Negative self-talk is so common and yet so destructive, because it sets up all these barriers within ourselves, building up walls before we've even walked onto the path ahead. The classes I teach focus on overcoming these inner hurdles and exploring the full potential of your inner creativity, which is a limitless pool of ideas and colors and lines and shapes. I want to teach you the same secrets, tips and tricks that have allowed me to unleash my creativity, so that you can learn to unleash yours. Like everything, it's a process, a step-by-step of moving forward, and then moving back, successes and setbacks. Those parts that we don't like, the failures and fear and self-doubt are actually indications that you are GOING SOMEWHERE and THAT is already a huge success. :)

If you want to check out some of my other classes, they're over here: 

Abstract Watercolor Painting: Explore Through Freeform & Planned Process ( selected as a Staff Pick!)

Improve Your Ink Work: Brush Pen Adventures Through Lines & Textures ( selected as a Staff Pick!)

Fearless Art Jumpstart: A 14-Day Drawing Challenge to Unlock Your Creative Self

Drawing Plants & Leaves: Grow Your Unique Style Through a Visual Library 

Unleash Your Creativity: Draw Without Fear in 5 Simple Exercises

Meet Your Teacher

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Marie-Noëlle Wurm

Artist, illustrator, HSP

Top Teacher

I believe that every single one of us has a wealth of untapped creativity that lies within. Maybe there are brambles and thickets in the way so that it feels dark & scary or awakens the lurking beasts in the shadows. But it's there. I hope to lend a hand on this sometimes scary but beautiful journey of getting back in touch with your creativity, of expansion, exploration, of opening yourself up to the wealth of wisdom inside you--to help you gently brush away the brambles and the thickets, and clear away the path back to yourself & the creative fields that lie within.

Hi, my name is Marie-Noelle Wurm, and I'm a French, American and German artist & illustrator living in the South of France. You'll often find me sipping good coffee in local cafes, reading a book, working or plann... See full profile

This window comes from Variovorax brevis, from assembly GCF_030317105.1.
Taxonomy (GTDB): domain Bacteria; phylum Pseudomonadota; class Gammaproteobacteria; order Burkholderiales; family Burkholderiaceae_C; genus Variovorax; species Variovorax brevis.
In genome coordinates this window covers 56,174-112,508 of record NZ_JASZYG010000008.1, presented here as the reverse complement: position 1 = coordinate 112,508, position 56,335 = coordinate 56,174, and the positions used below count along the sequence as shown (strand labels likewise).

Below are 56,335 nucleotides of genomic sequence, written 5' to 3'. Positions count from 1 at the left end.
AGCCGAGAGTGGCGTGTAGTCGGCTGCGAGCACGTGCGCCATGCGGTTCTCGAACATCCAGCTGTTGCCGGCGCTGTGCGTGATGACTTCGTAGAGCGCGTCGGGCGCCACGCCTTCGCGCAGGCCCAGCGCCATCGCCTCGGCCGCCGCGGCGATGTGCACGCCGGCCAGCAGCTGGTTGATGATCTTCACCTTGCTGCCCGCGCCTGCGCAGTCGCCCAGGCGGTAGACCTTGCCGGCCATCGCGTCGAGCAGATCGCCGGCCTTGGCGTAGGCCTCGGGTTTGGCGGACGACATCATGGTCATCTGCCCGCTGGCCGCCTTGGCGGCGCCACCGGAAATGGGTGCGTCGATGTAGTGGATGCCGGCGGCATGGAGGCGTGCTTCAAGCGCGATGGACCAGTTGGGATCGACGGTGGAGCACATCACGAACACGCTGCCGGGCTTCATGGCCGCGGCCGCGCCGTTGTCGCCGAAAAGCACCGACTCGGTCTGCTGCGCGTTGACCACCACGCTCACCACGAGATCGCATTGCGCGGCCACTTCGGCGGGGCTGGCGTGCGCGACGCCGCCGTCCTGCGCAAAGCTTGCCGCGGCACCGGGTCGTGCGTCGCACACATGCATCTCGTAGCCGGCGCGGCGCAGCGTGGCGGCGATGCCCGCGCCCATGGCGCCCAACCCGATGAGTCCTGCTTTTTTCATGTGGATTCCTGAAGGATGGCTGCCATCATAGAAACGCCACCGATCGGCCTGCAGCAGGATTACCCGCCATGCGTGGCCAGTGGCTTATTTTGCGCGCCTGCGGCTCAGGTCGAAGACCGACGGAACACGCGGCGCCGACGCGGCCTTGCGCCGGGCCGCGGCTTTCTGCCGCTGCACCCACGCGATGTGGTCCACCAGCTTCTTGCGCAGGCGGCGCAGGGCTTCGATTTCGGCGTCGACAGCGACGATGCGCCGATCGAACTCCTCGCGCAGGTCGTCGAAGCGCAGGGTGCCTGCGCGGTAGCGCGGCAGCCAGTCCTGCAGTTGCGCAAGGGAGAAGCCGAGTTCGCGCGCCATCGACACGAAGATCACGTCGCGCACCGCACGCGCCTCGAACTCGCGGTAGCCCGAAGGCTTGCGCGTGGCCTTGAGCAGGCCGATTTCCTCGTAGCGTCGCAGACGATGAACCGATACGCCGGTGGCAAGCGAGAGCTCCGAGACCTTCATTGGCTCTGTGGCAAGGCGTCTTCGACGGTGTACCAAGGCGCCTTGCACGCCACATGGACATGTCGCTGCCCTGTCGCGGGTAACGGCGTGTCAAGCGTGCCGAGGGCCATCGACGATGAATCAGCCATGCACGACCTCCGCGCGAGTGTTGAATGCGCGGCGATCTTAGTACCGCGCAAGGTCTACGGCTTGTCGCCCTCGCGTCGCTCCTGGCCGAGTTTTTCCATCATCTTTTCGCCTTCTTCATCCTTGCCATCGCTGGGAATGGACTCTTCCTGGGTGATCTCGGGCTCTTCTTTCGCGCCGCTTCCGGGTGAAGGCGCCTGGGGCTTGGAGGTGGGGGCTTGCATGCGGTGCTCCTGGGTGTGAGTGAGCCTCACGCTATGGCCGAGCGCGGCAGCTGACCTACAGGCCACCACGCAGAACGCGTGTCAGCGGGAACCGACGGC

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1. Introduction: Hey. Welcome to my second sculpture class. I made another Skillshare class back in September, ''Unleash your creativity: Drawing without fear in five simple exercises''. This second class is going to be kind of a follow-up on that one, but you don't need to have done that one in order to do this one. You can either start with this one or that one, whatever order you want, but they definitely complement each other. One of the biggest issues when you're drawing and you're interested in developing your drawing skills, is the battle with self-doubt and the critical part of ourselves that says that what you do is not good enough, there's no way that I could ever do the things that I aspire to do. Whether you're a complete beginner or somebody who likes drawing but wants to bring it further, if you've always considered that you have no talent or if you're of the belief that you've gotten to the level that you can't get any further, or even a professional illustrator who feels like they have some sort of a creative block, this class is for you. It's meant to open the doors that are already there within you, but then you maybe just don't know how to unlock. I'm going to, in this class, be trying to give you little tips and tricks and tools in your toolbox so that you can open these doors that are already there, that will really help push your drawing practice forward and help you find your voice. Without further ado, welcome to my class. I hope you enjoyed the exercises. Let me know if you have any sort of questions. I love talking about art and creativity. It's something that I'm really passionate about, so feel free to reach out. I also have Facebook, Instagram. I also have a Patreon account where you can support the work that I do and get behind the scenes photos and videos into my process and some projects that I'm working on. I wish you all the best on your creative journey. Congratulations on taking this journey because it's worth it. 2. My story & the issue with talent: So I'm an artist and an illustrator, and I've been doing this for about six years now and there's one thing that many people maybe don't know about a lot of artists and a lot of illustrators, is that even if you're a professional in the field, there will be a lot of moments where you get plagued with self-doubt. I battled it immensely, especially in the beginning. There was actually a few years where I didn't even draw at all because the self-doubt was so overwhelming and I thought, oh well, I'm not talented, so there's no way that I could ever do the things that I aspire to do. Luckily along the way I met this amazing teacher, my mentor, Sandrine Godin in Quebec and she really helped me free up all these walls that I had built up for myself. We all build these walls. We build these walls unconsciously without meaning to and because we often talk about drawing as being connected to an innate talent in comparison to biking, which we consider as a skill or reading, those things are considered something you don't know how to do, but you'll eventually learn if you work at it. Whereas it's funny because music and even more so art, the visual arts, that's considered talent and if you have it, then you have it, and if you don't, then you don't. I kind of want break with that narrative because I'm living proof that you can start out with absolutely no talent but if you're interested in it, if you're passionate and if you work at it, you can go somewhere. Some of the tools that I'm going to give you in this class, hopefully will help you break down those hurdles and re-inspire confidence in yourself. Work on practicing the idea that you can get better at it. It's just a matter of finding the right tools and spending time. 3. Using what you know: One of the things that I really want us to focus on in this class is, I want to teach you not only little secrets and tips to help you along the way, but also show you concretely how you can use the things that you know, the things that you love and know and see on a daily basis, of those can be starting points for finding your feet and voice. We're going to explore that together, I'm going to demo it for you, and I can't wait to see what you're going to do with it. I'll see you soon. 4. What you need for the class: What do you going to need for this class? Nothing very complicated, just like in my other [inaudible] class all you need is some basic drawing tools, and something to draw on. I recommend having a sketchbook, but if you can't afford it or you don't have one lying around, any paper will do as long as you have enough of it to complete all the exercises. The important thing, and I'm going to restate this even though I said it already in the previous class, is that you want to take a sketch book and materials that still make you feel okay with picking them up and drawing. Because I know that sometimes if you get like a super beautiful sketchbook, or super beautiful pen, and they cost a lot, and they just look super professional sometimes that can trigger the internal fear but I have no idea what I'm doing. If that happens to you, if you're somebody who might have that tendency like I did when I started out, then doesn't matter. Gets some ugly little sketch book, just even a note book with lines, the smallest of things that will allow you to feel free to start drawing. That's the most important. In all my classes, I'm going to say it, and I'm going to say it again. The most important thing is to actually draw, because you can listen to all the classes in the world, if you're not applying them, you will not be learning from it as much. You might learned some stuff and it's true, there's part of learning that is more on an intellectual level. But if we're talking about drawing, at some point, you have to draw, so go ahead and do it. 5. Secret #1 — Relearning how to see: The first little secret or tip that I want to give you, is the necessity to re-learn how to see. Drawing as a form of communication, rather than using words we're using images, and if we're communicating using images, then it means that we need to also develop a certain vocabulary. In order to develop your artistic skills and to find your voice as an artist, you need to be making sure that you're developing your visual communication. The first step in developing that is actually learning how to look better. Why is that important? When we're walking around all day, especially in this age, the digital age where there's YouTube, and Netflix and movies and all these visual entertainment forms we can somehow end up taking for granted our visual sense. We take for granted all these things that we're seeing on a daily basis and we miss out on the possibility of activating our eyesight. For example, when you're in your day-to-day life, sometimes you might happen to see let's say a tree and you'll be like, "Wow isn't that beautiful." Then you'll move on literally like five seconds later because your mind is already wrapped up in, what's the next thing that you're going to do? What do you have to accomplish on your to-do list? What time do you need to get to work? All these sort of things they're trying to get in the way of slowing down and actually activating our eyesight more precisely and more fully. For a few days when you're going about your daily life, I'd like to invite you to take a little bit of time to actually look at what's around you as you're walking or commuting or hanging out somewhere. Take the time to actually observe in detail what is around you. Find things that you think are beautiful. It could be a certain texture, certain color, the way light falls, movement of a child, your cat that you think is super cute or building that you might see and think, "Wow, those lines are really interesting." I want you to try to isolate what it is that you find beautiful. What is it that you see in these objects that makes you think, "Wow, this is really interesting." When you're doing that, you're actually training yourself to look at the world in a new way. The more that you learn to slow down and re-learn how to look at things. The more you're going to be able to expand your visual vocabulary and inject it into your art work. The other thing is it also gives you information about what specific things you actually like. Are you interested in patterns, chaotic shapes, geometry, light colored shadow? There's a wealth of different things to choose from. The takeaway here is you need to learn to look more and to look better. The amazing thing with this is it also ends up reconnecting you to the present moment, which is something that we sometimes talk about but, I can't underline how important that is, especially when you're drawing because that's also one of the issues with the self critical part of ourselves. It's actually pulling us out of the present moment. If you're already engaging yourself in trying to observe what you're doing at the moment, rather than have inner dialogue about what is the next thing that I have to do or judge yourself in a negative way, ask yourself questions. Why do I find this beautiful? Why do I find this ugly? It doesn't even need to take very long. It's literally just training yourself to snap into your eyesight. That's the first tip that I have to give you. If you feel like sharing in the project section what you've discovered when you activate your eyesight, feel free, I'd love to hear what you think. 6. Secret #2 — Inner pressure & the 10000 hour rule: The second secret that can be super helpful and I have been talking about this in between the lines, is the idea of practicing. The more you practice a skill, the better you will get at it and I know we've heard this so many times, but it's because it's so true. When I was a teenager, I didn't really draw very often at all, barely. I did it when I was a kid. Like a lot of people, when you're a kid, you end up drawing without having any issue. Then as you start becoming a teenager, then you start becoming more self-critical. I'm not actually that good at this. You hear other people say, he's really talented, she's really talented and you do not might hear those things. You figure, well, I'm just not going to do that. That was my case. My creativity expressed itself in many other ways through my clothes on the walls of my room, which I would spend hours decorating. But I still loved the visual arts, there was this website that I'd go to, those with all these Illustrators and I would spend hours going over their beautiful images, wondering if one day I could really get to that level and believing that I couldn't, still since I liked it every once in awhile I would end up drawing. Maybe let's say once a year, twice a year. The thing is if you're only drawing once or twice a year or let's say even five or six times. The amount of pressure that you put on yourself. If drawing is something that you likely inspire to, is inversely proportional to the amount of times that you're going to do it. [ NOISE ]. If you make one drawing in a year, the pressure is going to be insane. You're going to be like, this is my drawing. You guys look like I have my tools. I have my Canvas from my paper. I'm going to do this. But I'm actually terrified and I'm either not going to do it or I'm not going to enjoy any of it or I'm going to do it and then I'm going to hate myself for doing it. What that says though, imagine the opposite. Imagine you do 500 drawings a year. How much pressure do you think you'll have on one of those 500 drawings? It's only one of 500. If it screws up, does it really matter? I won't fail. Next one. That's the idea behind this notion of practicing. The more you do it, the more you are going to alleviate that inner pressure, and the more you're going to learn. I don't know if you've heard of the 10,000-hour rule. If you spend 10,000 hours doing a specific thing, that's what will make you a master of that thing and that tells you how many hours you need to work on something before you get good at. I don't know if that number is legitimately correct, but it's that idea. The more you do it, the easier it will get, the better you'll get. As long as it doesn't become a chore. You don't want it to be a chore, you want it to be fun. Keep it fun, keep it light, and do it as much as you can. [MUSIC ] 7. Secret #3 — The Everything Book: We've talked about re-learning how to see, and we've talked about practicing. There's something else that I haven't mentioned yet, which I think is also instrumental in terms of finding your voice as an artist. That means finding who you are as an artist or if you want it in the more technical term, finding your style. I like the idea of finding your voice better because drawing is like music, like photography, like other visual art. It's an expression of the self. One of the main issues when you're starting out or even later on, you might not know exactly what your style is, who you are as an artist. What is it that can help you determine that? There are a lot of different things. But the thing that I would say is the most important, is finding what you are interested in. Finding what makes you specifically you. What makes us ourselves is not only personality and our history, but it's also what inspires us and what fascinates us and it's so particular to each single person. I'm not going to be fascinated by the same things that you are, and that's what makes us really unique. Because we all have this very subjective personal vision of the world and of the things around us and your voice lies in that specificity. How do you develop that? One way of doing it is obviously try to find inspiration wherever you can. It can be books, movies, music, science, sports, food, people, basically all the things. All the things can be a source of inspiration. But what clarifies that is having what I call an everything book. Here is one example of an everything book. This is my little everything book. I have big everything books and I have small everything books. The distinction between an everything book and what we usually call a sketchbook, is that in an everything book, you don't necessarily just need sketches in it, you can put any and all sorts of different things in it. If you want to find out what it is that makes your specificity, this can be a super great tool because it can be like a collection, like a collection of things that help define you. It can also include other things that are less fun like schedule, to do list, calendars, reminders. But all that is also part of the process because all those things are part of your life and part of what defines you. If you're interested in developing your voice, getting to know what makes your specificity, you might want to use the exercises in this class as the starting point for an everything book. If you started with my previous class, then that can be your everything book. For example, I'll have mixes of different things, brainstorm session, finished drawing, quotes, dreams that are also super personal to each one of us and that can be super-helpful. A mix of words and texts. Also, if you want to be working on something more technical then you can have whole pages where you're working on different things like anatomy or even just lines for example in that one. Here I was working on different animals. But some adults will even use a drawing and then start writing other things around it, tracking my Instagram progression, more sketches. You can do some topography. It can be messy, it can be clean, it can be any mix of different things that you might find inspiring. Just to give you an example of some of the quotes that I collect in my everything book. This one says, "We never tell the story whole because a life isn't a story; it's a whole Milky Way of events and we're forever picking out constellations from it to fit who and where we are." That's a quote from an author that I really like called Rebecca Solnit who I really love and I actually draw a lot of inspiration from my drawings from some of the things that she says in her books, which I find are visually really interesting as well. The important thing with this is that just like a sketchbook, you shouldn't be afraid of failing, of sketching, of making mistakes. It's a place where you can play and have fun, but also create your personal collection of what is meaningful and inspirational to you. In doing that, the more you train yourself with collecting all these different things that inspire you, the more that's going to help you figure out your voice as an artist and inject it into your artwork. Make your own everything book. It's not a requirement, but let me just say that it's an amazing tool that can really help you figure out what your style is and get to know more about yourself, which helps you figure out what your voice is. Try it out. I'd love to know how you feel about it and what it triggers, what you learn about yourself. The more that you know yourself, the more you're drawings are going to reflect that authenticity, and that's beautiful. 8. Exercise part 1 & Demo — Collecting inspiration : Enough of me blathering. Now it's time for you to get to work. Well, us because technically I'm going to also be doing this with you. The first exercise that I'd like you to do, is to start up you own everything. The way that we're going to start it is going to be very simple. I'm going to ask you to just open it up, the page that you want, and start creating a list. It can be a bullet point list, it can be a more detailed list, whatever suits you. I want you to write down a number of things that inspire you, what are things or subjects even that get you going, make you feel excited, and in awe, you want to know more about or you want to see more. It can be books, podcasts, movies, directors, bands, specific people. Write why exactly those things inspire you. What are the things that get you excited on that subject? What's important about this list is that it needs to legitimately be something that you're interested in. I don't need it to be anything visual. I don't need it to be art related. It is literally anything. Anything that makes you excited and interested. Write down that list, and then in that next step of the exercise, we're going to be pushing it towards the artistic realm, and you'll see what I mean by that. 9. Exercise part 2 — Visual brainstorm : Once you've finished your list, I want you now to take a look at your list and try to look at how or what are the visual elements that can come into play that might be connected to that subject. Let me give you one example. One thing that I've been reading about more recently has to do with network theory. I'm not going to go into that too much, but it's about how you bunch of different people who are connected to each other with different likes. If one person changes, then it can influence the people that are connected to that person. I don't know if you need to know that. It's a very theoretical, scientific concept, seemingly unrelated to art work but when you actually go and look at the science that is behind that, you see that there are all these images that are connected to it. There are little tiny circles connected with lines. The bottom line is that literally anything can become a starting point for drawing. Often I'll think of ideas, there will be things that I've been reading that will inspire me and I'll try to find the visual form of making that concept clear. Not necessarily trying to explain to people what the idea is. If you look at the drawing, you might not know that I was actually thinking about network theory in the beginning when I was making it. The point is, these ideas, these thoughts can be triggers to lead you on the path of finding a visual voice. Look at the different subjects that you wrote down, or the different directors or whatever it is that you wrote down and try to do these little tiny sketches of visual ways of evoking bad idea, play around with that, brainstorm. This is going to be a brainstorming phase. Try a variety of them, not just one. You might find that you'll be able to find things for several subjects but not for all of them. If you want to go ahead and challenge yourself even more by trying to find one or two or three for each one of these subjects, go ahead. Be my guest that's awesome, you don't need two. The minimum is choose three subjects. I want you to go ahead and do these little thumbnail drawings that can evoke visual forms of these subjects or things that inspire you. From there, we're going on to the third part of the exercise. 10. Demo visual brainstorm: Here's my little brainstorm session with the little thumbnails, as you can see I've a mix of different things, I have some that are more literal like birds and swift. So I've sketched Tengu bird and some feathers, and then I also wrote the journey itself here. So this one is a little bit more related to that, sort of the journey that birds take when they migrate. So that's a more literal kind of subject, as is this one natural textures, wood, and concrete, and this is sand actually and then I have other subjects that are a little bit more abstract. So for example self-care, where I was thinking in this only idea of being centered around yourself and then radiating outward from that and then this is just taking care of your feet because people including me don't take care of their feet enough and they need love. So that was that one, and then we have this one for example, which is a little bit more abstract about the network theory and how we can influence each other, so this is more similar to images related to network theory that I've seen, and then these two are sort abstract kind of representations of the domino effect, or how we can permeate each other in a sense. This is an author that I really love called Rebecca Solnit. Her work has really inspired a lot of my art work, so here what I chose to do is, for example, this one relates to sort of the structure of one of her books called The Faraway Nearby, where the chapters are kind of a mirror image to each other, and you can see it actually at the beginning of the book. So that I thought was maybe an interesting representation of that, and then in the beginning of her book, it's dedicated to the mothers and the wolves, so I made a quick sketch of a wolf there. So as you can see there's a lot of different ways that you can interpret these different ideas, you can stay more literal and then you can just kind of expand on those and go into more of an abstract realm and just try to represent kind of what you mean. If you can share your thumbnails and kind of tell us what you were thinking about for some of the thumbnails in the project section that would be awesome, I'd love to know at least so please share. Now I'm going to move to the third part of the exercise where I'm going to take some of these and then make a finalized drawing with them. I wrote my list initially and then added this thumbnails little by little, but you can also do it in a list form, and then have your thumbnails on the second page, whatever you want to do. Exactly just play around with it, have fun,that's the point. 11. Exercise part 3 - Finalized drawing: Okay, so what we've been doing there, we went from a written form to a slightly more brainstorm visual form, and now I want us to go into the phase of trying to get a finalized drawing in. All of these things are experiments, so relieve that pressure off yourself. If it doesn't work the first time, maybe do a second one, do a third if you're feeling inspired and if not then that's fine too. Share with us what you learned in your drawing, whether it's a success or whether it's a failure. There's always something important there to be noticed, go ahead and share it with us. How are we going to proceed for this third part of the exercise, the final drawing? What I want you to do is I want you to look at your brainstorming ideas, these little visual nuggets that you found, and I want you to choose one of them as the starting point for a drawing. The drawing can be figurative, the drawing can be abstract, it can be a blend of the two. Whatever you're most comfortable with, or on the other hand, whatever challenges you a tiny bit without going into the zone where you're not going to actually continue the drawing because it terrifies you too much, keep that in mind. Take one, or two or, three of these thumbnails and start drawing. You can copy the thumbnail that you made or you can vary it, you can change it a little bit, and this time we're going to go full-blown out page for this single drawing explore it, vary it, maybe even as you're drawing, maybe you'll take inspiration from another little thumbnail that you thought was actually not very interesting or it could go into a completely different zone. Have fun with it, that's the most important thing. Choose whatever tool it is that you want, whether you want to stay in black and white or in color. The most important thing here is just that you see that there is this process. There is a process that can go from finding your sources of inspiration, finding a way to visually interpret them, and then from there use that as a starting point for the artwork that you're going to make. I hope you enjoy the exercise and I can't wait to see what you have to show me, it's always super fun to see what people do because, I find that I always get surprised as a teacher. I'll give out an exercise and my students will bring them everywhere and anywhere and that's awesome, I love it so please go ahead and share it in the project section. I will be commenting on it, if I don't get to it right away, don't worry be patient with me, I will get to it eventually. But I love seeing your work so please share. Thanks for being a part of the community and I'll see you in the exercise. 12. Demo finalized drawing: I'm sorry because I realized almost at the end of my drawing that the time-lapse actually didn't work, so you didn't actually get to see the process of me building this, which is a shame, but you know what that's going to give me the chance to do second one and show you a different on. But just so you get ideas, so for example here I was thinking about the birds in particular and the swift's, so I used actually reference photo for this, which you can see here, which is a photo that I took of one swift, but there's a second one in the background, that I took care of last month. If you're using references, it's always better to use your own photos, or if you're using somebody else's photos then to modify it so that you don't have any copyright issue. But yes, so I started out first with this little guy, and then I started going into these lines that I would then connect to each other, that are very softly connected, which I was taking inspiration from this one, and then these lines actually initially looked more like these textures, or almost like the wood texts crews and the mix of these two. Then I brought it somewhere else, so that's what's nice about it too, is that these are all just a little indications of things to spark your creativity, and then from there you can really go wherever it is that you feel free to go. Why don't I show you a second one just to give you another example, and so you can actually see the process from start to finish, here's my second one. As you can feel went for something way more abstract than the first, I just wanted to show you the variety of things that you can do, whether you're doing something a little bit more figurative or something completely abstract. As you can see as I'm building it, I'm taking inspiration from my little brainstorm for concretes, which in itself is already a little bit abstracted because what I was looking at is I have a concrete pot, and if you look at it in detail, you do see these little dots and lines, but obviously if you looked at my little drawing here, it doesn't look like concrete, but that's not the point, it's just, what is visually, what do I find visually interesting in that. I'm adding domino line that I had over here, and I'm actually drawing over what I initially did. Right now with the char, and it doesn't matter that I'm covering what I started with. There's nothing sacred in your drawing. If you do something, it doesn't mean that you're not allowed to cover it up, and sometimes I've had drawings where you won't even see what I started out with, it would just be hidden under the layers, but the point is like everything is a springboard to something else, so if you feel like adding color, if you feel like covering a section of your drawing that you already did, go ahead, take that risk, plunge into it and see where it brings you. It always brings you to interesting places that you wouldn't necessarily have gone to before. I hope you enjoy the exercise and I can't wait to see what you share in the project section. 13. The takeaway: Basically in this exercise, I showed you cut out version of what it is that I do on a daily basis with my drawing practice. It's one of the ways that I find that I'm able to constantly renew the series that I'm doing. Push myself out of my comfort zone and continue to have fun exploring different avenues. That's a really good tool to have in your toolbox to realize that everything that you see on a daily basis, everything that inspires you, every new thing, or person, or subject can be a starting point for fun drive. Please share in the project section. I'Il comment on it if I don't right away, don't worry about it. I'll get to it eventually. I think that also we can bounce off each other and inspire each other by showing all the different possibilities that you come up with. Yeah, let's do this. 14. (One more little secret) Paradoxical truths: There are a few things that I think are important to note here. I've often talked about in my previous class but also in this class, the idea that being self-critical is not necessarily a good thing because it can create barriers for yourself. It can block you from actually drawing, from getting out your pens and your paper, and doing what it is that you want to be doing. That is absolutely true. However, there is slight little thing that I think that is interesting to keep in mind. I don't remember who it was exactly, but there's a quote from some writer or some author. I found who the quote is from, it's from a guy called Ira Glass who hosts a podcast called This American Life, if you're familiar with that. I love podcasts. If you like podcasts, listen to Radiolab, Invisibilia, This American Life, Serial. There's tons of them, S- Town, you name it. They're awesome ones. Anyway, so he wrote, and I'm going to read the whole thing to you. It's a little bit long, but bear with me. "Nobody tells this to people who are beginners. I wish someone had told me. All of us who do creative work, we get into it because we have good taste. But there is this gap. For the first couple of years you make stuff, it's just not that good. It's trying to be good, it has potential, but it's not. But your taste, the thing that got you into the game, is still killer, and your taste is why your work disappoints you. A lot of people never get past this phase, they quit. Most people I know who do interesting creative work went through years of this. We know our work doesn't have this special thing that we want it to have. We all go through this. If you're just starting out or you're still in this phase, you got to know it's normal. The most important thing you can do is do a lot of work. It's going to take a while. It's normal to take a while, you've just got to fight your way through it." Basically, one of the things that he's saying is that there's a usefulness to this critical voice, and what it brings to light is the gap that exists between what it is that you imagine being able to do, and what it is that you're actually doing, where you are, and where you'd like to get to, and that's not a bad thing. That is something that I think is still important to keep in mind, but not in the sense of, "This doesn't correspond at all to what I was envisioning and I don't think I'm ever going to get there, so why even bother trying?" That's the negative part. That's the part that I'm trying to deconstruct in these classes. But there is something interesting in that tension, is that that tension is what can help you push forward, continue to strive to do better. That is actually a good thing because that desire to become better is the thing that is going to make you progress. If you're satisfied by what you're doing, good for you. There's a lot of people who aren't even able to get to that, so congratulations if that's the case. But if you find that you can't get rid of this notion of "I'm not good enough", it just doesn't match what you'd like to do, and it's so incessant, but you're still able to do stuff, you don't let it overpower you to the point where you're unable to do anything but you still here it nagging in the background, then what that means is that it's a signal that there's some area of your drawing that still needs work. Try to identify, what is it? Are you frustrated by technique, realism, composition, or are you not quite sure? The most important thing is just figuring out, "Okay, this is telling me something. This is a message that is driving me to action." I think that's one of the main takeaways of all the classes that I give, is that all these thoughts that we have on a continuous basis, whether the positive or negative, they're all messages. If we just learn to listen to them carefully enough and with compassion and love, we'll realize that we already have a wealth of things to learn from ourselves, and that the things that we think we're not capable of doing, actually, we're telling ourselves that we are. It's just hidden behind those messages. Obviously that can apply to a lot of things in life. A lot of you don't know me, but personally, I've gone through a lot of rough patches. It was really hard for me for a lot of years. I'm not going to get into the details of that, but what I am going to say is, there's one thing that I learned, even that negative self-talk deserves love. It deserves acknowledgments. There's a reason why that part of you is speaking, and it's speaking because it's the part of you that's afraid, the part that needs comforting, the part that needs you, the adult you to tell it "You know what, it's okay. I'm going to help you. I'm going to be there for you." The message, it might seem really dark, and negative, and icky, and you don't want to look at it, but all of these little tidbits are actually little golden nuggets wrapped in coal, and we just need to find a way to scratch the surface of that coal in order to reveal the nugget that's within it. That might sound really idealistic, but on a personal level, what I can say is that it's something that's helped me immensely in my life, and has brought me to be who I am today and the artist that I am today. It's helped me find my voice, so maybe it's something that will help you find your voice, especially if you battle with self-doubt and not knowing where you're at. Keep in mind the thing that Ira Glass was saying in his quotes, that if you're still self-critical, then it just says that you need to spend a little bit more time doing the things that you love doing. Then the other part, that even if you do hear that voice, give it love, give it compassion, and find the golden nugget that's behind it. If you're interested in developing your artistic voice, keep at it. I know you can do it. Too serious. My God. Let's take a load off, because you finished this class. I'm being silly. I hope to see you soon on whatever platform it is that you prefer, whether it's Skillshare, or Facebook, or Instagram, or Patreon, or Twitter or Etsy, or wherever else it is. I'm on all of them, so come find me. I'll see you soon.